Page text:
A gas detector with a compensated electrochemical sensor exhibits altered sensitivity in response to decreasing stochastic noise in an output thereof. A gain parameter can be adjusted to alter sensitivity. A life-time estimate can be made based on sensitivity.

Skip to: Description  ·  Claims  · Patent History  ·  Patent History

The invention pertains to gas detectors. More particularly, the invention pertains to gas detectors having age-compensated electro-chemical sensors.


Depending on the circumstances it can be desirable and/or particularly important to be able to sense the presence of various gases which might be dangerous or explosive. These include carbon monoxide, carbon dioxide, propane, methane, as well as other potentially explosive gases.

A variety of sensors are known which can detect various gases. These sensors are based on different technologies and have different performance characteristics and different cost characteristics. One technology of ongoing interest is represented by electrochemical sensors. This class of sensors is potentially reliable and inexpensive.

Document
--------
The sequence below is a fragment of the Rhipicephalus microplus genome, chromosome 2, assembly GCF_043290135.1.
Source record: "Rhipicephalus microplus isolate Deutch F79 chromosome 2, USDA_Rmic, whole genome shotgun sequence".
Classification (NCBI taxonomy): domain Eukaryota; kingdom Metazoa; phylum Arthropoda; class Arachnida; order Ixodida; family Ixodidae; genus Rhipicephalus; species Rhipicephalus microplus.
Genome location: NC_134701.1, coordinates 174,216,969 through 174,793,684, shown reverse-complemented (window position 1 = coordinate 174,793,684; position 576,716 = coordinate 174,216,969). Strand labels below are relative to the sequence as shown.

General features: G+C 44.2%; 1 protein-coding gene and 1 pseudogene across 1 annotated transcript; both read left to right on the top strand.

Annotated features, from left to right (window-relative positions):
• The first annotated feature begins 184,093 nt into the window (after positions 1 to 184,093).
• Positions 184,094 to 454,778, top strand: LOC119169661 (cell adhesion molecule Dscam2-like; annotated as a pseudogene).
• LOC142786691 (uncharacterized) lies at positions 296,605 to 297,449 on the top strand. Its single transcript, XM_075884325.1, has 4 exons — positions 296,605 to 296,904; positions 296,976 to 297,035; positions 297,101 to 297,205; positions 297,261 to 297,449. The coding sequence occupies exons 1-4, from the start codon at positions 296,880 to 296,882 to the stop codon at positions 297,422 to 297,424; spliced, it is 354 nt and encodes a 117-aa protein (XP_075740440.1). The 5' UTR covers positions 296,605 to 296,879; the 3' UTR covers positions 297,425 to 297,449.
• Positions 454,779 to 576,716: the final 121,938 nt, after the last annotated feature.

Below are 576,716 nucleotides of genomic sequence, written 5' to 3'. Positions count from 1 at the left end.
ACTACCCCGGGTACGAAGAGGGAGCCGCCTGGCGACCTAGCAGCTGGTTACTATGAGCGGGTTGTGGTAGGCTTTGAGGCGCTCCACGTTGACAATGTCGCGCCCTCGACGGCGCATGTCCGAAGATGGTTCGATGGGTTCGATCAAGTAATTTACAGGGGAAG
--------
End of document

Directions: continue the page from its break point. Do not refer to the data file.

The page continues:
Electrochemical sensors can be designed so as to be responsive to a gas of interest and to be highly sensitive. They respond to a gas of interest with a respective output current. However, such sensors have a zero output current failure mode and zero output current in the absence of the selected gas. Because there is no specific failure indicator, external circuits have to be designed to supervise these types of sensors.

It has been known to use electrical stimulus to apply a current to such sensors, to measure the sensor's signal over time, and calculate a capacitance value. This capacitance value can indicate that the sensor(s) has (have) degraded beyond a predetermined threshold, or, it can be an indication the sensor has been removed from the circuit. However, by itself, it does not indicate the sensitivity of the respective electrochemical sensor.